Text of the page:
The Day the President Came to Dinner

Posted by Whit Barringer , Thursday, May 22, 2008 9:43 PM

Well, I'm sure he would have-


-if he had gotten the letter.

See, I had some important things to tell Mr. Clinton back in '94 or '95 (I'm not sure - I just know it has to be some time between the 29-cent stamp and my handwriting). I snuck a stamp out of someone's purse, put it on my envelope with my very important letter, went down the hill to the mailbox, stuck it in, and raised the flag. Thirteen or fourteen years later, my grandmother finds it while cleaning the house.

This was my very important message:


It's fascinating to me now to look back and see how my little mind grasped the world. I knew the president had money, and I knew, if he really wanted to and I could show him that we weren't completely without (the penny taped to the page), he could help us out, even a little.

Bill Clinton was a bad word in my house, and I never really understood why. I had an inkling it was because he was a Democrat (though Arkansas has elected all of seven Republican governors in its history, and four were during Reconstruction). The hatred of Bill mostly came from my grandfather, who could hold grudges for very small things. Maybe Bill made one too many jokes about watermelons, or perhaps he gave the cold shoulder to one of our cousins ten times removed. For the life of me, I don't know. But it was a cornerstone in the politics of our house that, whatever you did, you didn't say, "Well, I like Bill."

I believe I was in the second grade when we held mock elections for the next president. In a combination of peer pressure and rebellious determination, I voted for Bill Clinton. I remember my face growing hot and my heart racing as I marked his name. When I went home, I told my family that I had voted for Bob Dole. Lies. All lies. Even though I had enjoyed voting for Bill, I knew I couldn't hide my dark secret forever.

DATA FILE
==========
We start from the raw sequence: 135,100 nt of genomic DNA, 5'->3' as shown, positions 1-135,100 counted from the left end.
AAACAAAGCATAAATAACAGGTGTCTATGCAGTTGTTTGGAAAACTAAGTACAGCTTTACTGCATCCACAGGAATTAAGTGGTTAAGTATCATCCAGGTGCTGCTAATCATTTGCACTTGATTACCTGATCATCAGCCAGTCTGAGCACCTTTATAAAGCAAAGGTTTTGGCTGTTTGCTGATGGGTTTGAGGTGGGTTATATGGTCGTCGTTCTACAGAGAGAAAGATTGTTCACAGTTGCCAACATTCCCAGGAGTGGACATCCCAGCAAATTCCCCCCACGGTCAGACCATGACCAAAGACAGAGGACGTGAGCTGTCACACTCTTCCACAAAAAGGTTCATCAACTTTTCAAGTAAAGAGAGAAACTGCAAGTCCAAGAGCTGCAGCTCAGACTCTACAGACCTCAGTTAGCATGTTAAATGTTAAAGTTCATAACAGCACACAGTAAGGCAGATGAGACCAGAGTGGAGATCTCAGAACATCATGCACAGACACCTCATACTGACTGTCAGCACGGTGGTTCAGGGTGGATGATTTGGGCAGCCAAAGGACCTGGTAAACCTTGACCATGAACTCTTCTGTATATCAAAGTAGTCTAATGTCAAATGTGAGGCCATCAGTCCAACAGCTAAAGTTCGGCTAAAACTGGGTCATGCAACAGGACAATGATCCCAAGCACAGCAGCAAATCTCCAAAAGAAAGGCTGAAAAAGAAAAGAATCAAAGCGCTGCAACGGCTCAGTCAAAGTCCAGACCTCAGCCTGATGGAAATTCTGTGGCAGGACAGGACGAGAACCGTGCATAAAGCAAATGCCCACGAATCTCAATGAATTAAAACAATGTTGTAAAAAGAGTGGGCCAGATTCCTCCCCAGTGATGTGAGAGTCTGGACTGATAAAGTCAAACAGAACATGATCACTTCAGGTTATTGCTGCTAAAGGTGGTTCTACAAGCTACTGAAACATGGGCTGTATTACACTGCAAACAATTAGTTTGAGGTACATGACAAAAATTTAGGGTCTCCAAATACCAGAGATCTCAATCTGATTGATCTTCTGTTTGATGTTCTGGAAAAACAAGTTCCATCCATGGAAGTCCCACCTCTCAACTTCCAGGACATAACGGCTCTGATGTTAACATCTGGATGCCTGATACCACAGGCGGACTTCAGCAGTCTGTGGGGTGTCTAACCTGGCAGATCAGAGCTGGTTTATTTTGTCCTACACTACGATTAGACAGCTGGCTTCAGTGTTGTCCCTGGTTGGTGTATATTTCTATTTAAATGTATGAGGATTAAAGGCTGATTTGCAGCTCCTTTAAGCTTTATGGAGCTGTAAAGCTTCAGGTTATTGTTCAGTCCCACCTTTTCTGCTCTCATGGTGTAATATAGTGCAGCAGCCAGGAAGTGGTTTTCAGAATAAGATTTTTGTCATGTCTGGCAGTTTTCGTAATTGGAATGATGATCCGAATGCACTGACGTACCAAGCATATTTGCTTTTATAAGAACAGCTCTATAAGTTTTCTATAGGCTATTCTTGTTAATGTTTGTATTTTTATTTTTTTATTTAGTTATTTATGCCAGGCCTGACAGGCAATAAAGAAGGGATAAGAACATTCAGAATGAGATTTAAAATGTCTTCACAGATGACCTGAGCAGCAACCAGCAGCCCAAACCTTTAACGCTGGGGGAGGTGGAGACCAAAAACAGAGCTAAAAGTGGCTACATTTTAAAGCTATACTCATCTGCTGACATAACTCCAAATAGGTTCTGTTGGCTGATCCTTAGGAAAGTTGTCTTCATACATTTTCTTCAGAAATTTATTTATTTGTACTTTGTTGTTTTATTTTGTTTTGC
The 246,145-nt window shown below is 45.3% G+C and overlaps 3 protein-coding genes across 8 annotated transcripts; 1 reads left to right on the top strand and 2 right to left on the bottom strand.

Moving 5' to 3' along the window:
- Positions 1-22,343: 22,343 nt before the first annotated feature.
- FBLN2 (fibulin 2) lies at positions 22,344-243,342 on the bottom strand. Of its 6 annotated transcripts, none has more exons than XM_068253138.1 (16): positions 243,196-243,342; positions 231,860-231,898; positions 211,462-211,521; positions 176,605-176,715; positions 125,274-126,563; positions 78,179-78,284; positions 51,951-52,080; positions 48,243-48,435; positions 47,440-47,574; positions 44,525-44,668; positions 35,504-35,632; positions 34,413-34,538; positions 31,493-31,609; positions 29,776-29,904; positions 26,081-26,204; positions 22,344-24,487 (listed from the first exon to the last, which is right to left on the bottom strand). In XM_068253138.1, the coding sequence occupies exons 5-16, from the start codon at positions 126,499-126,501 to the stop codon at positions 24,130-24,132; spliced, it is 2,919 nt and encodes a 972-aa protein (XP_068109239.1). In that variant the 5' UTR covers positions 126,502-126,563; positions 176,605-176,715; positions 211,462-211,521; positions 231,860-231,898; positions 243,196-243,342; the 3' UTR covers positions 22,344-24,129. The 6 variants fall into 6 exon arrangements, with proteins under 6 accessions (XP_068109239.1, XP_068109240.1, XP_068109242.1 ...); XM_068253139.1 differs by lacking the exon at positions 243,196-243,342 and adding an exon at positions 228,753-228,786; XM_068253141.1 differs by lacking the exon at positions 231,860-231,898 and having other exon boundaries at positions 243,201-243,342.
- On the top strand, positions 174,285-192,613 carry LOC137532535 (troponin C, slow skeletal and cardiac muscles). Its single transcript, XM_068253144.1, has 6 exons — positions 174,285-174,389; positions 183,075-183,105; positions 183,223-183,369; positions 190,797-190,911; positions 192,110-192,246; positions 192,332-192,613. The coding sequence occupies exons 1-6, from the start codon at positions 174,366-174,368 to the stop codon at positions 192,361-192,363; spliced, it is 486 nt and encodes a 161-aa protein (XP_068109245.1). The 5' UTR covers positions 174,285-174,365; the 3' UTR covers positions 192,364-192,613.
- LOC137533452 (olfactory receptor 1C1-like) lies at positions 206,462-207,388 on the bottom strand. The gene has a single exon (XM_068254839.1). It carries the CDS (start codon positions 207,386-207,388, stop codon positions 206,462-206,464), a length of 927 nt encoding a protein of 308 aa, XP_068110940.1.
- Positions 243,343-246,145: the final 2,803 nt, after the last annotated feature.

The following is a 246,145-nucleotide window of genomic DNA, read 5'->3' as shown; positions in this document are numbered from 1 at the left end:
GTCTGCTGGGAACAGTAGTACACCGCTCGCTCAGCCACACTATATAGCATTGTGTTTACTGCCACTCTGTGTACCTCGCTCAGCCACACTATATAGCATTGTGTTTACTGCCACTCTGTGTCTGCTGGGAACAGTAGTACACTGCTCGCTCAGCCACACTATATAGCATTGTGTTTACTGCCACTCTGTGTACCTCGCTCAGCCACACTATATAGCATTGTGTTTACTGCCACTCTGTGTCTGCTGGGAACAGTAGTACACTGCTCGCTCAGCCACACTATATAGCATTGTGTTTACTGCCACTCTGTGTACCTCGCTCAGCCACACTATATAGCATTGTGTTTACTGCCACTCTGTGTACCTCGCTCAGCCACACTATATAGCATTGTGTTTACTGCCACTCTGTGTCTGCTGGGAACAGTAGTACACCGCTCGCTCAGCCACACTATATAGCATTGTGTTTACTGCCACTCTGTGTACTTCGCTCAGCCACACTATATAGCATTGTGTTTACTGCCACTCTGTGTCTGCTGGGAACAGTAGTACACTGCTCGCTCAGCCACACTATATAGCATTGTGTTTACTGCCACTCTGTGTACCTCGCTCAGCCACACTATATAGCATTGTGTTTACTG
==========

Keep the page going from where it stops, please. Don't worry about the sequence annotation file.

One day I went up to my grandfather, my head hung low. Papa asked me what was the matter, and I finally blurted it out.

"Papa, I didn't vote for Bob Dole!"
"Why, who'd you vote for?"
"Bill Clinton! I'm sorry!"

And I remember the look on Papa's face as he sighed so deeply that his chest rose and nearly touched his chin.

"It's alright, Honey. That's what we died for."

I felt my heart sink really low, but he patted his lap, and I dutifully crawled up and laid my head on his shoulder.

I don't know why my grandfather, war veteran and farmer, hated politicians so vehemently. But that day, I realized that he had put all of that aside for me, at least for a little while.

Looking back, I'm sure beyond a doubt that my grandfather took the letter out of the mailbox. I really don't know why, but I don't think it matters anymore. It's now an artifact and a conduit that makes the memories easier to recall. I'm almost positive that's not what he had in mind when he took out of the mailbox (and read it, no less). Whatever reason he had, I'm glad he did so.

Besides, it's not like Bill would have come down for supper anyway.

1 Response to "The Day the President Came to Dinner"

Monda Says:

He should've shown up. That was an earnest letter and it DID include a little money.

The moment your grandfather came to terms with your choice - perfect.

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